> > 
> > I remember the X mantra was, "mechanism, not policy." Which was fine,
> > except that there wasn't much of even a default policy, which made X
> > (IMHO) a bit of a bear to program and meant that interfaces were
> > pretty wildly inconsistent across programs. By contrast, writing
> > simple programs to draw lines on the Mac was easy.
> > 
> > Interestingly, frustration with this caused an almost cambrian
> > explosion of new windowing environments within a few years of Linux's
> > arrival on the scene. From larger efforts like Gtk (and then GNOME),
> > KDE, GNUStep (which I guess might predate Linux, but not by much...),
> > etc, to less ambitious things components like fvwm and Enlightenment,
> > we kind of went from "OpenWindows or Motif or roll your own stuff
> > around twm or something" to a whole plethora of things. It's still a
> > bit of a mess, though.
> > 
> >> It makes me wonder when true graphical applications started to appear for X / Unix / Linux (other than stuff like terminal, clock, calculator, etc.). The graphical browser certainly is one (1993). StarOffice and Applix seem to have arrived around 1995. Anything broadly used before that?
> > 
> > Lots!  See above.
> > 
> >        - Dan C.

Larry McVoy           Retired to fishing

  reply	other threads:[~2023-03-01 16:54 UTC|newest]

Thread overview: 57+ messages / expand[flat|nested]  mbox.gz  Atom feed  top
2023-02-25 21:31 [TUHS] " Paul Ruizendaal
2023-02-25 22:49 ` [TUHS] " Dan Cross
2023-02-26  1:27   ` Larry McVoy
2023-02-26  0:39 ` Warner Losh
2023-02-26  1:14   ` Steffen Nurpmeso
2023-02-26 15:50   ` Leah Neukirchen
2023-02-26 16:13     ` Larry McVoy
2023-02-26 16:23       ` Leah Neukirchen
2023-02-26 16:32         ` Warner Losh
2023-02-26 16:39         ` Will Senn
2023-02-26 19:58       ` Dave Horsfall
2023-02-27  0:16         ` Adam Thornton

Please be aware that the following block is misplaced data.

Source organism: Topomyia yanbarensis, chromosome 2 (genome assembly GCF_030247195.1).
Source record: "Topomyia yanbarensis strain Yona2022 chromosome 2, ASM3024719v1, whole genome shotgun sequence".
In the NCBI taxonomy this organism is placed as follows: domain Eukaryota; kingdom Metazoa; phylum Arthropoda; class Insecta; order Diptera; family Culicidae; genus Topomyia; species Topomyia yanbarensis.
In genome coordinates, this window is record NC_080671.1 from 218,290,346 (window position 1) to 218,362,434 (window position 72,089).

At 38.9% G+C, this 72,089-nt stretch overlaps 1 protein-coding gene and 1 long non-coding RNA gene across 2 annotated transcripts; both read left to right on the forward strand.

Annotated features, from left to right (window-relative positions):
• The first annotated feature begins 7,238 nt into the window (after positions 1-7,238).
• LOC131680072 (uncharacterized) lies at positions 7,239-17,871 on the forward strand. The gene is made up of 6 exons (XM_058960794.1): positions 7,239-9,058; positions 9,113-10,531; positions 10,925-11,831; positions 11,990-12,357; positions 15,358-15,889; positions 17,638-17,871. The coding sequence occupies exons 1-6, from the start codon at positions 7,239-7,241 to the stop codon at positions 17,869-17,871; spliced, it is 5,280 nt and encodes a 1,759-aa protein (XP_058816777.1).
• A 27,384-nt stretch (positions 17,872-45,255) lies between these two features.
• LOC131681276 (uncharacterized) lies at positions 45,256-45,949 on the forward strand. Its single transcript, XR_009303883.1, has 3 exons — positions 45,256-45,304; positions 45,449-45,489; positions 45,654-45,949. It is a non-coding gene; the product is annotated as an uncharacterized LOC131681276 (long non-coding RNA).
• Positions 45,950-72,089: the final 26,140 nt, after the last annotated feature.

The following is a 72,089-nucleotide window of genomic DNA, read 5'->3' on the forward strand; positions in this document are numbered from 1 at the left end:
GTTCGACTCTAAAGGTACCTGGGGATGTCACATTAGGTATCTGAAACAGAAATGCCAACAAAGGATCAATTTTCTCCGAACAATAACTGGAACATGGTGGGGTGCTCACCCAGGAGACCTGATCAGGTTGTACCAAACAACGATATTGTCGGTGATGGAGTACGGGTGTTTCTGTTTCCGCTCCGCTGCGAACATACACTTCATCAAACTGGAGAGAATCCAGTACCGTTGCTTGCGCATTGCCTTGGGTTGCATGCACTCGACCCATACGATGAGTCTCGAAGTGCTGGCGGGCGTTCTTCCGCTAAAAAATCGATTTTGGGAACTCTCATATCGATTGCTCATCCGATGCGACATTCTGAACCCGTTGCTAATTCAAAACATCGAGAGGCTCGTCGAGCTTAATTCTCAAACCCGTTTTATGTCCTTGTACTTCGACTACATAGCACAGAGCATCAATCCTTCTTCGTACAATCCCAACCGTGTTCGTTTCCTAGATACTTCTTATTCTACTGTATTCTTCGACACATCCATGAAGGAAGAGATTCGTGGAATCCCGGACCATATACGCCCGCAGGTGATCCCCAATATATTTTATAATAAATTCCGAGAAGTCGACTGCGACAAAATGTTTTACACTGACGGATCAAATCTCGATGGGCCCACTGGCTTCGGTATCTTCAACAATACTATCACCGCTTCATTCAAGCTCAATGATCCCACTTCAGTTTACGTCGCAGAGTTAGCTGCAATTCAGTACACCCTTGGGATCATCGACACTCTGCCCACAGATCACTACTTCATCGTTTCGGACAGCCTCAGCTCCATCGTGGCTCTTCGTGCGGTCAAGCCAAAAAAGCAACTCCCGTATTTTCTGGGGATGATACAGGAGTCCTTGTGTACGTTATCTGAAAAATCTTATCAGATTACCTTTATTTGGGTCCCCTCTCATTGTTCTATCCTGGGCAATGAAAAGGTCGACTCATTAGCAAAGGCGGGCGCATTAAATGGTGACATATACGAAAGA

2023-02-27 10:09       ` Ralph Corderoy
2023-02-26  2:21 ` Jonathan Gray
2023-02-27 17:22   ` Paul Ruizendaal
2023-02-27 18:32     ` Warner Losh
2023-02-26  2:27 ` Will Senn
2023-02-26  2:30 ` Will Senn
2023-02-26  2:40 ` Theodore Ts'o
2023-02-26  3:28   ` Dan Cross
2023-02-26  3:45     ` Warner Losh
2023-02-26  5:24   ` John Cowan
2023-02-26  5:36     ` Steve Nickolas
2023-02-28  3:35     ` Dave Horsfall
2023-02-27 17:22   ` Paul Ruizendaal via TUHS
2023-02-27 17:59     ` Arno Griffioen via TUHS
2023-02-27 18:07     ` Warner Losh
2023-02-27 20:04     ` [TUHS] Generational development [was Re: Re: Early GUI on Linux] arnold
2023-02-27 20:08       ` [TUHS] " Chet Ramey
2023-02-27 20:22         ` arnold
2023-02-27 20:46           ` segaloco via TUHS
2023-02-27 21:04             ` Dan Cross
2023-02-28  7:59             ` arnold
2023-02-28 15:28               ` Clem Cole
     [not found]                 ` <>
2023-02-28 15:50                   ` [TUHS] Fwd: " Adam Thornton
2023-02-27 20:50           ` [TUHS] " Chet Ramey
2023-02-27 20:55             ` Bakul Shah
2023-02-27 21:01               ` segaloco via TUHS
2023-02-27 21:15                 ` Chet Ramey
2023-02-27 21:22                   ` Dan Cross
2023-02-27 20:30     ` [TUHS] Re: Early GUI on Linux Dan Cross
2023-02-28  1:10       ` Alexis
2023-02-28  1:27         ` Dan Cross
2023-03-01 16:39       ` Paul Ruizendaal
2023-03-01 16:54         ` Larry McVoy [this message]
2023-03-01 17:22           ` Paul Ruizendaal
2023-03-01 17:52             ` Larry McVoy
2023-03-02  1:17               ` Jonathan Gray
2023-03-02  4:28               ` Larry McVoy
2023-03-02  6:46                 ` [TUHS] X timeline Lars Brinkhoff
2023-03-01 18:59         ` [TUHS] Re: Early GUI on Linux Theodore Ts'o
2023-03-02  7:27         ` arnold
2023-02-28  1:08     ` Jonathan Gray
2023-02-28  1:15       ` Clem Cole
2023-02-27 20:56 ` Will Senn
2023-02-27 22:14   ` Andru Luvisi
2023-02-27 22:31   ` David Arnold